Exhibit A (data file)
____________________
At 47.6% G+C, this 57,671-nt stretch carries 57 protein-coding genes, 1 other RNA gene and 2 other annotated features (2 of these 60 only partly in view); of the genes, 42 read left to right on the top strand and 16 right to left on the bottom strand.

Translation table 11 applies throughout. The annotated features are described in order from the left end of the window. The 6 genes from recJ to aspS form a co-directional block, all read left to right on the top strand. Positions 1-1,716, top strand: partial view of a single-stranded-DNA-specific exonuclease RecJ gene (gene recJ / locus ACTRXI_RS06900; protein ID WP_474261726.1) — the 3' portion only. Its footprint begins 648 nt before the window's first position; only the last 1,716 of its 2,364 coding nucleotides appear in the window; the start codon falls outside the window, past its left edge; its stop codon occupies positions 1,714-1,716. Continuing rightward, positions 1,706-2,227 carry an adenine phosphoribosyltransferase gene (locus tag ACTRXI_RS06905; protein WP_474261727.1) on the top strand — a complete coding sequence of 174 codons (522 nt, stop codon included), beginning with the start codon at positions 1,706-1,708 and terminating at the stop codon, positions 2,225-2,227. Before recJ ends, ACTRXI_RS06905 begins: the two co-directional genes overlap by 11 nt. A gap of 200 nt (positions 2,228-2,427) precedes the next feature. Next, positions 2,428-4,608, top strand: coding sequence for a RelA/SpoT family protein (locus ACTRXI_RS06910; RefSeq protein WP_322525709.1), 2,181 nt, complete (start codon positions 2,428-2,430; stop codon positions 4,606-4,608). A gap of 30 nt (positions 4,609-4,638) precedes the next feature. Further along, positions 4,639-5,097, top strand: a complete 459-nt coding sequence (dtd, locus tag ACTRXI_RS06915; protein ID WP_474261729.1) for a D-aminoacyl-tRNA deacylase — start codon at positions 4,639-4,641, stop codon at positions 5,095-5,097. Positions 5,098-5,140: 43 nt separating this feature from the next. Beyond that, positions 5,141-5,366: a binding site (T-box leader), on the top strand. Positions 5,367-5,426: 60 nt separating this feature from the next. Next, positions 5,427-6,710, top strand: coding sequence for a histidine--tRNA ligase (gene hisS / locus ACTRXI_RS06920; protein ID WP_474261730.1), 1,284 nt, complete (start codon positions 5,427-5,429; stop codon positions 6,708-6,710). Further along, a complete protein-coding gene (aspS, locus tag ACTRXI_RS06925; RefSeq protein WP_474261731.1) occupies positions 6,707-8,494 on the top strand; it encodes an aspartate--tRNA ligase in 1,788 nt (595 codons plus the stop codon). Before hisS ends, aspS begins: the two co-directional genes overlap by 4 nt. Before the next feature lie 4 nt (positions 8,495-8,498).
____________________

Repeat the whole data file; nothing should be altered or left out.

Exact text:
At 47.6% G+C, this 57,671-nt stretch carries 57 protein-coding genes, 1 other RNA gene and 2 other annotated features (2 of these 60 only partly in view); of the genes, 42 read left to right on the top strand and 16 right to left on the bottom strand.

Translation table 11 applies throughout. The annotated features are described in order from the left end of the window. The 6 genes from recJ to aspS form a co-directional block, all read left to right on the top strand. Positions 1-1,716, top strand: partial view of a single-stranded-DNA-specific exonuclease RecJ gene (gene recJ / locus ACTRXI_RS06900; protein ID WP_474261726.1) — the 3' portion only. Its footprint begins 648 nt before the window's first position; only the last 1,716 of its 2,364 coding nucleotides appear in the window; the start codon falls outside the window, past its left edge; its stop codon occupies positions 1,714-1,716. Continuing rightward, positions 1,706-2,227 carry an adenine phosphoribosyltransferase gene (locus tag ACTRXI_RS06905; protein WP_474261727.1) on the top strand — a complete coding sequence of 174 codons (522 nt, stop codon included), beginning with the start codon at positions 1,706-1,708 and terminating at the stop codon, positions 2,225-2,227. Before recJ ends, ACTRXI_RS06905 begins: the two co-directional genes overlap by 11 nt. A gap of 200 nt (positions 2,228-2,427) precedes the next feature. Next, positions 2,428-4,608, top strand: coding sequence for a RelA/SpoT family protein (locus ACTRXI_RS06910; RefSeq protein WP_322525709.1), 2,181 nt, complete (start codon positions 2,428-2,430; stop codon positions 4,606-4,608). A gap of 30 nt (positions 4,609-4,638) precedes the next feature. Further along, positions 4,639-5,097, top strand: a complete 459-nt coding sequence (dtd, locus tag ACTRXI_RS06915; protein ID WP_474261729.1) for a D-aminoacyl-tRNA deacylase — start codon at positions 4,639-4,641, stop codon at positions 5,095-5,097. Positions 5,098-5,140: 43 nt separating this feature from the next. Beyond that, positions 5,141-5,366: a binding site (T-box leader), on the top strand. Positions 5,367-5,426: 60 nt separating this feature from the next. Next, positions 5,427-6,710, top strand: coding sequence for a histidine--tRNA ligase (gene hisS / locus ACTRXI_RS06920; protein ID WP_474261730.1), 1,284 nt, complete (start codon positions 5,427-5,429; stop codon positions 6,708-6,710). Further along, a complete protein-coding gene (aspS, locus tag ACTRXI_RS06925; RefSeq protein WP_474261731.1) occupies positions 6,707-8,494 on the top strand; it encodes an aspartate--tRNA ligase in 1,788 nt (595 codons plus the stop codon). Before hisS ends, aspS begins: the two co-directional genes overlap by 4 nt. Before the next feature lie 4 nt (positions 8,495-8,498).